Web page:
A solo trip on an overcast evening at Tanah Merah. A nice change from the frenetic, hot and terribly tiring trips over the last few days.
The shores of Tanah Merah are thick with Cake sand dollars (Arachnoides placenta)! Each of those little spots is a sand dollar! In the distance is the skyline of our business district and you can even see the 'arms' of our container port bristling on the horizon.
The sand dollars look more like biscuits than cakes. They come in various shades of lilac and purple and some are rather pentagonal while others are more circular.I also came across a skeleton (called the test) of a dead Keyhole sand dollar (Echinodiscus truncatus). Unfortunately, I didn't see a living Keyhole sand dollar. These animals are listed as 'Vulnerable' on our Red List.
Keyhole sand dollars have natural slots, hence their common name. The Echinoblog has a fascinating post on the purpose of these slots, as well as why some sand dollars DON'T have slots. ChrisM explains these very well! Go read his posts for all the fascinating details.
The other animal that dominates Tanah Merah are countless Button snails (Umbonium vestiarum)
Large stretches of the sand bar are pock-marked by dots where the tiny snails are buried just beneath the sand surface. Here, they stay safe while they filter feed, more like bivalves than gastropods. Unfortunately these beautiful animals are also listed as 'Vulnerable' on our Red List. Natural sandy shores like Tanah Merah have been reclaimed and there are now very few such suitable habitats for our Button snails.
And where there are Button snails, you can be almost certain to find Moon snails!These predatory snails burrow in the sand for buried prey. And Button snails are a great meal for them. There were lots and lots of these Ball moon snails (Polinices didyma). The snail has a body that can expand many times larger than its shell and uses it to plough in the sand and to envelope its prey.I probed many furrowed trails in the sand, most of which were left by Ball moon snails, before I came across this one Olive snail (Family Olividae). This smooth bullet-shaped snail also hunts buried prey in the sand.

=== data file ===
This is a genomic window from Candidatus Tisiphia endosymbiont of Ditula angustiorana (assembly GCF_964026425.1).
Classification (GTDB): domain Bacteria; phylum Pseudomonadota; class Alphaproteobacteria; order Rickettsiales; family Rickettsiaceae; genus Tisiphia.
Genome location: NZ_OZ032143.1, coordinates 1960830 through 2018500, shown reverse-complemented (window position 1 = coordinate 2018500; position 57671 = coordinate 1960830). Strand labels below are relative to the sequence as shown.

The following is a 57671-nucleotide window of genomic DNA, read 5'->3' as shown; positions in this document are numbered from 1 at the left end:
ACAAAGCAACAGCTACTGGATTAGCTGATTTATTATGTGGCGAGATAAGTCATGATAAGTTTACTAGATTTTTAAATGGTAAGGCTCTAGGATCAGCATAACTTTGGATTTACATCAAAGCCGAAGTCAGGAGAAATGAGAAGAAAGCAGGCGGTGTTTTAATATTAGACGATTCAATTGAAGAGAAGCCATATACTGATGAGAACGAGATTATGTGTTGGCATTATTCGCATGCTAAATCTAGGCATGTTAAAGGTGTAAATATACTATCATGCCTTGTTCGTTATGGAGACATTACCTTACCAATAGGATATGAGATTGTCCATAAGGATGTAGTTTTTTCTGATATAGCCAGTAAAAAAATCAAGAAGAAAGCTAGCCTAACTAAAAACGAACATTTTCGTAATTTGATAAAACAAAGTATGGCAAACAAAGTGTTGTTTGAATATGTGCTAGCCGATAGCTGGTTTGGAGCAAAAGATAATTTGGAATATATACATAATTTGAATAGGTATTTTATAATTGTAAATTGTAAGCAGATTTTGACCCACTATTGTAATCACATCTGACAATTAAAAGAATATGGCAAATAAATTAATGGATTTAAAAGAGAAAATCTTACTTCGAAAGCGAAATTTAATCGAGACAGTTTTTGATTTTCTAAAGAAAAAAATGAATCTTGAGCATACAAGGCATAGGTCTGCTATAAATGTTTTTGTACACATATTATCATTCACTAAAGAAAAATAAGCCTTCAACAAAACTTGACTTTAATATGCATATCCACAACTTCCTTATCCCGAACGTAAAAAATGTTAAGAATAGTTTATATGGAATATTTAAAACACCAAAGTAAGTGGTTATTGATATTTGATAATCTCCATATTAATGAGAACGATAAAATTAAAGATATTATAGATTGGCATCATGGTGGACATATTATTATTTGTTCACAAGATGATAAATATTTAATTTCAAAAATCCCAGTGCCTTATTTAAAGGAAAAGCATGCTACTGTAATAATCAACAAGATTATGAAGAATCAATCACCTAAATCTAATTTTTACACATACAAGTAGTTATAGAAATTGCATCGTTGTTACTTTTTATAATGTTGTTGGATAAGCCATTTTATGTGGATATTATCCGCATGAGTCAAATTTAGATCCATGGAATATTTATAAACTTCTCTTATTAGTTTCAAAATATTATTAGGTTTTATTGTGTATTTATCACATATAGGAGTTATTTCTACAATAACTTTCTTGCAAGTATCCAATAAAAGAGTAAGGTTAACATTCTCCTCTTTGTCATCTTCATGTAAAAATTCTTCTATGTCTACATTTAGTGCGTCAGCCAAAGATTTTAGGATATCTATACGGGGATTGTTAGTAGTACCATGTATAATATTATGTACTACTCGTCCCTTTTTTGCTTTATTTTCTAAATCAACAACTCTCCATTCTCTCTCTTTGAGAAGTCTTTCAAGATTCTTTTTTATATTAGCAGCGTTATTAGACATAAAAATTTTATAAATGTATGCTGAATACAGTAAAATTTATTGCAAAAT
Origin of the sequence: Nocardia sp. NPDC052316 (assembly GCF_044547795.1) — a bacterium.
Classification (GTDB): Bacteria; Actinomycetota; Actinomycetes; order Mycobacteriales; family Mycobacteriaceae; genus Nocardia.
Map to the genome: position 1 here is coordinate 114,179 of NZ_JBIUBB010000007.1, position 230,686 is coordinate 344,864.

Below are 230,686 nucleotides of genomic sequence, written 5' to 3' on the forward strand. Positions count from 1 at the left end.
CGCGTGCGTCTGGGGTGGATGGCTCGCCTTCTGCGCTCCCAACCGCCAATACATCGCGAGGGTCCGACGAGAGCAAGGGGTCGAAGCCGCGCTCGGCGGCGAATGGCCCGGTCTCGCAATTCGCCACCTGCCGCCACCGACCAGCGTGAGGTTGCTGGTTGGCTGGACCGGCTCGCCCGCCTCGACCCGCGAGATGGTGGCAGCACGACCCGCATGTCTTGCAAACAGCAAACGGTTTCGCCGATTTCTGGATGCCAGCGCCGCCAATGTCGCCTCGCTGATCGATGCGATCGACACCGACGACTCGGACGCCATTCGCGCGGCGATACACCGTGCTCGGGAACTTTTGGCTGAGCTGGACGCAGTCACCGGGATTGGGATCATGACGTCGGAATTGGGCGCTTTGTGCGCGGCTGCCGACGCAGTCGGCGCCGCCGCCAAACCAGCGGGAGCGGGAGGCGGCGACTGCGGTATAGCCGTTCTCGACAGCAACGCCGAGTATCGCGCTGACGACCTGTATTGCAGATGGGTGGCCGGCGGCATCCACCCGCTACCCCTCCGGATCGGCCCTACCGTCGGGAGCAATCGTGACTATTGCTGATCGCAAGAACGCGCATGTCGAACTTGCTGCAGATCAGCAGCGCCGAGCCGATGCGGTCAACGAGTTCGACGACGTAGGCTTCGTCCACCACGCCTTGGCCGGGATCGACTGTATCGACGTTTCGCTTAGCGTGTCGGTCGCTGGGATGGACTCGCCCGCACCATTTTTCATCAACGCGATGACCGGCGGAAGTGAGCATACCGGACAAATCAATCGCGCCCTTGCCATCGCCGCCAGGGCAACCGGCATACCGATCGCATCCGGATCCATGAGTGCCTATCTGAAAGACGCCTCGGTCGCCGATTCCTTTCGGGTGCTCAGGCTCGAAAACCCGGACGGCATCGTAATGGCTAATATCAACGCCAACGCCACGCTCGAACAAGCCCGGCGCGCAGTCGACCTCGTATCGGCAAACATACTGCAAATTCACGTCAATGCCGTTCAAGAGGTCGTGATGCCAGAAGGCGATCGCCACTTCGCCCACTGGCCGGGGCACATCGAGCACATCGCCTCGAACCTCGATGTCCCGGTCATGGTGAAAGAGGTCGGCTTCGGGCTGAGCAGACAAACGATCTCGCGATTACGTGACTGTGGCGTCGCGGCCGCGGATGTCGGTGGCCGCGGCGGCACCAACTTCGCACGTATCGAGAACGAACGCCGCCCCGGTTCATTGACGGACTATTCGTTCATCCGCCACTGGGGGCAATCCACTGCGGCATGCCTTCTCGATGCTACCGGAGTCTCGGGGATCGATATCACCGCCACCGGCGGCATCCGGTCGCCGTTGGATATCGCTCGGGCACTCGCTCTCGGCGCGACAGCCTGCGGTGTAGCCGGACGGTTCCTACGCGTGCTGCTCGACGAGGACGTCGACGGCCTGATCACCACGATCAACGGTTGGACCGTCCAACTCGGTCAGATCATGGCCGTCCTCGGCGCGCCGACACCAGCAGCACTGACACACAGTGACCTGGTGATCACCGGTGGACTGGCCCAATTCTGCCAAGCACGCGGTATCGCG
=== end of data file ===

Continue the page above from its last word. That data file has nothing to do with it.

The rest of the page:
A surprise find in the sand was this Spiral melongena snail (Pugilina cochlidium).Was it also eating Button snails? These snails normally eat barnacles and clams stuck to hard surfaces and rocky areas, so that's where they are usually found.In the sloshing waves on the seaward face of the sand bar was this large sea anemone. It's probably the Plain sea anemone whose name we have yet to learn.And a very large and active peanut worm (Phylum Sipuncula) was thrashing out of the water. I put it back in the water and it immediately burrowed and disappeared into the sand. Peanut worms are unsegmented worms that are very different from the more commonly seen marine worms.I only saw one lonely little Sand star (Astropecten sp.) with uneven arms. Alas, no other stars.
Large amounts of Sea lettuce seaweed (Ulva sp.) was floating near the shore. These were teeming with life. Little hermit crabs, tiny fishes and other small animals.Like this miniature Moon crab!Other larger ones also twirled in and around the ribbons of seaweeds, and were buried in the sand.A splash and some predator had caught its prey?It was a small shrimp tackling a fish very much bigger than itself! The fish was still alive, but only barely. It struggled feebly while the shrimp hung on. Amazing!As the tide came in, I headed back for the high shores. Some of the rocks on the seawall were thickly coated with zoanthids or colonial anemones (Order Zoanthidea). I've not noticed this before.Way on the high water mark were heaps of tiny little shells and bits of animals that probably lived on the shores. It hints at the fascinating marine life that can be seen on our shores if we take the time to look.
Kok Sheng and Mei Lin visited this shore a few days ago and found far more exciting animals including strange snails, slugs and a special star.
Read their posts for all the details!